Park’s minor league demotion latest setback for Korean star


NEW YORK — Byung Ho Park‘s demotion to the minor leagues is just the latest setback for the Korean star.

The Minnesota rookie became expendable when the Twins recalled Miguel Sano on Friday. Before the roster move, Park had bounced around the Twins lineup and struggled especially with runners on base. Through 62 games, the slugger was hitting .191 with 80 strikeouts.

Far from the performance you’d expect from the 29-year-old who had his own theme song in South Korea complete with dance moves and set to the tune of “When the Saints Go Marching In.”

With fans having little to dance about since Park came to the United States, the setbacks this season have stalled significant hype and potential marketability to fans in Asia.

“Baseball-wise (in MLB), I’m still adjusting and learning and definitely still in that learning period,” Park said through his interpreter, J.D. Kim.

Known by the nickname “Park Bang” with the Nexen Heroes from 2011-15, Park led the Korea Baseball Organization in home runs (53), total bases (377) and RBI (146) in 2015. The Twins took notice and paid $12.85 million just to win bidding rights to negotiate with Park, then signed him to a four-year, $12 million contract.

But Park’s stardom in the United States was never a guarantee and he’s struggled with the noticeable talent jump in pitching. During one stretch in June, he struck out eight times in 11 at-bats, prompting manager Paul Molitor to pull him from a start to give him a mental break.

Park’s major league struggles have led the Twins to hold off on pursuing marketing deals back in his homeland, team spokesman Dustin Morse said.

They’re still eager, just like other clubs who also have Asian players, like Korean hitters Dae Ho Lee of the Mariners and Jung Ho Kang of the Pirates. Clubs have seen the benefits of success by other stars from the continent, like Ichiro Suzuki, Hideki Matsui, Shin-Soo Choo and Yu Darvish, among others.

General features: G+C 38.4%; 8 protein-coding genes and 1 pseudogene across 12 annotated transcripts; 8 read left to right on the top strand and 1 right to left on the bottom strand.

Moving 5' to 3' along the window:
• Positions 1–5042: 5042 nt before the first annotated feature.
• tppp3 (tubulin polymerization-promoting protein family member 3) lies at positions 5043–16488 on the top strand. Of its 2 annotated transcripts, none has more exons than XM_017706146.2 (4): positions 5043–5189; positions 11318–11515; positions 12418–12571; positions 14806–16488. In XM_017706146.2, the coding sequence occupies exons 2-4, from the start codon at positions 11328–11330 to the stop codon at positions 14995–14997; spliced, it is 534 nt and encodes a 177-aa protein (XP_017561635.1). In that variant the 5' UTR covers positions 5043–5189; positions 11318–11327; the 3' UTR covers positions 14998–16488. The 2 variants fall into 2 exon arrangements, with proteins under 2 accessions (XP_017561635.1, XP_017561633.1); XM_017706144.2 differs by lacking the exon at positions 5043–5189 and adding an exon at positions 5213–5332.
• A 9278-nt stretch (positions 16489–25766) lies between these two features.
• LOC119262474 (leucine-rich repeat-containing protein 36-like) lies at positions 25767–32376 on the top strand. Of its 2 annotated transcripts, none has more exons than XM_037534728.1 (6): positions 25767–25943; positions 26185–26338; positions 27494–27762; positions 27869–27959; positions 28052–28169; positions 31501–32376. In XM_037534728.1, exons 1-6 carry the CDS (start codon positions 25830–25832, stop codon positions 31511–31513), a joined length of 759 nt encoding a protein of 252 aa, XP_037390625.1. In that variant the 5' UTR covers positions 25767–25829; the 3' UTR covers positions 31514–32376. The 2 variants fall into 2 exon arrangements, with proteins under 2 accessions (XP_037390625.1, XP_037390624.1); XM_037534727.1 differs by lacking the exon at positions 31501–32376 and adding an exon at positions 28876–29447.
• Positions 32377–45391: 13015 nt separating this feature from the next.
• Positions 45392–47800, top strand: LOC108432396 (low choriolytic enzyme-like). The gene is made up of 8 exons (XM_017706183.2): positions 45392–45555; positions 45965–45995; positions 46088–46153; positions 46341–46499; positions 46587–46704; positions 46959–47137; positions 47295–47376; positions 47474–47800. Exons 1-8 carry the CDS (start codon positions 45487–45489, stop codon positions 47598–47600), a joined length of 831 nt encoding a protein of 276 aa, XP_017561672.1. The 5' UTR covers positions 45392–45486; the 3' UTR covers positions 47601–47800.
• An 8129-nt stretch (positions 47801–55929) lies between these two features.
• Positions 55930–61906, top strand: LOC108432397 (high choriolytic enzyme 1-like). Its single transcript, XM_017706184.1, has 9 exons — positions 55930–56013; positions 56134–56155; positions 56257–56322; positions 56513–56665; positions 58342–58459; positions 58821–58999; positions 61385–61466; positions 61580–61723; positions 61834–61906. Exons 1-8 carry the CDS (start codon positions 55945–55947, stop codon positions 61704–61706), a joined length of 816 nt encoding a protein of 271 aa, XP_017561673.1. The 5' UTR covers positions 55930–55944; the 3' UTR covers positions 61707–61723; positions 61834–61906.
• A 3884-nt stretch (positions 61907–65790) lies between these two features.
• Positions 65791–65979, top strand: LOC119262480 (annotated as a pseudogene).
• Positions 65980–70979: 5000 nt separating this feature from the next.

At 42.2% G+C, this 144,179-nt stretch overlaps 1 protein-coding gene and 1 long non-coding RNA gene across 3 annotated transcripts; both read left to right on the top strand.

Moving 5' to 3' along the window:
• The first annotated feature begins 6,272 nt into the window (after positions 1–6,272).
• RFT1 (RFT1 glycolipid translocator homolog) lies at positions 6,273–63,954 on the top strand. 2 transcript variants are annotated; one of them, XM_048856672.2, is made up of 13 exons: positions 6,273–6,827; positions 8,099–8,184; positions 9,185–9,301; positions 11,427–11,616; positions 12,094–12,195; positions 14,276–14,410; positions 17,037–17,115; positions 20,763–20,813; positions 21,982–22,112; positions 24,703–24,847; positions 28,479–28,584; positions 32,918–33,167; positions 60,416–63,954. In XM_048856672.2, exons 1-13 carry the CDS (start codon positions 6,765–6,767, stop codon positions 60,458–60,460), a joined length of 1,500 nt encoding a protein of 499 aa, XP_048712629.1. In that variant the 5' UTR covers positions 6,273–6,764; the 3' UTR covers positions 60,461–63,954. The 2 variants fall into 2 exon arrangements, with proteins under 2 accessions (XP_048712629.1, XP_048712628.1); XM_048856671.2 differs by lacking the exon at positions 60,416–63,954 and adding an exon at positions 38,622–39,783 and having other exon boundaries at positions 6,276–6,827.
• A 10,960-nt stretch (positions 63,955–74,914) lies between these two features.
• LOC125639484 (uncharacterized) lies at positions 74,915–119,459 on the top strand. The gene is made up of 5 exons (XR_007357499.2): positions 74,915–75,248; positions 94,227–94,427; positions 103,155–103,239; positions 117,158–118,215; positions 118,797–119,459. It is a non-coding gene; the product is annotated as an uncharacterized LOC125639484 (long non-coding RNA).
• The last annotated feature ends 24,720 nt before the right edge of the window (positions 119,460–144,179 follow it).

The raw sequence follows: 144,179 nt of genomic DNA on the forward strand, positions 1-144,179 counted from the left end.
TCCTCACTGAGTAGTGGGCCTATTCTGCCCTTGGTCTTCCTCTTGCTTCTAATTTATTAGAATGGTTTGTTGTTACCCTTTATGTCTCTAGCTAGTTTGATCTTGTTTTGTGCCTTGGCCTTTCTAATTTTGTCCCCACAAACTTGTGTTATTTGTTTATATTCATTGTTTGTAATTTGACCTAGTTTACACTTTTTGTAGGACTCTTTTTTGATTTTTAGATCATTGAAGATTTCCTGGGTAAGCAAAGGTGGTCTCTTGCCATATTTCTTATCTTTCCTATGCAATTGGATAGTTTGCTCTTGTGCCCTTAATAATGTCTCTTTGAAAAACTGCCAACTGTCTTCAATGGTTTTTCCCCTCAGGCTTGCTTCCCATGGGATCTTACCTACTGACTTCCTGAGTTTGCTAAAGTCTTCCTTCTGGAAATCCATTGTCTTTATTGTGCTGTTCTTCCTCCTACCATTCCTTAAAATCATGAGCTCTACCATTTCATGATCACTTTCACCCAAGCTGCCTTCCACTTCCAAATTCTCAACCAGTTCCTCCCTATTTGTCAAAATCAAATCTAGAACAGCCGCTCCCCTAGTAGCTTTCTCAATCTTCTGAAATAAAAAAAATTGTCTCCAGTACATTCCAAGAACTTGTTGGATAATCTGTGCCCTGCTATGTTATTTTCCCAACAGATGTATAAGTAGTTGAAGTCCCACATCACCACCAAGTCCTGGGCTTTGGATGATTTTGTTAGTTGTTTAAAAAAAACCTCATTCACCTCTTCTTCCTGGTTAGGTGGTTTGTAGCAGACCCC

Suzuki, of the Miami Marlins, is a rare example of an Asian star who achieved the same level of stardom within a year of coming to the United States.

In an All-Star 2001 season with the Seattle Mariners, Suzuki was the American League MVP and rookie of the year, and also won a Golden Glove Award and a Silver Slugger Award. His marketing power has kept pace with his success each season — Suzuki was recently honored for reaching 4,257 hits between the Japanese and North American major leagues, surpassing Pete Rose’s MLB total.

Because of Suzuki, Miami’s games are now broadcast in Japan and the team’s front office officials have gone to Japan each offseason to make connections in Asia, Marlins president David Samson said.

“We are trying to make inroads there and we would love to be the team of Asia like we are the team of Latin American because we are Miami,” Samson said.

The Twins want similar connections in South Korea, sending executives to talk with companies in the country about ideas for the future.

“We’re trying to let Byung Ho Park establish himself as a baseball player and since it’s his first year in Major League Baseball we’re not trying to go too over the top,” Morse said.

If Park can turn things around and establish himself in the majors, U.S. fan support and marketability could follow in his favor. Lee saw that with the Mariners after not knowing if he would even make the 25-man roster during spring training.

“(Lee) has become very popular amongst our fans,” Mariners spokesman Randy Adamack said. “They recognize him now. They get excited when he comes to the plate. His face is becoming more and more familiar around town and he’s got kind of a cult following.”

The best way to gauge Park support in the MLB is spotting his jersey among fans in the stands, Morse said. The team had a promotional day for its first Korean player during the first month of the season, selling tickets at Target Field in a special section dubbed “Byung Ho’s Balcony.”

Before Park’s demotion, Minnesota officials were planning another promotion tied to Park for a July game against the Athletics.

Nationals GM Rizzo won’t reveal length of Martinez’s new contract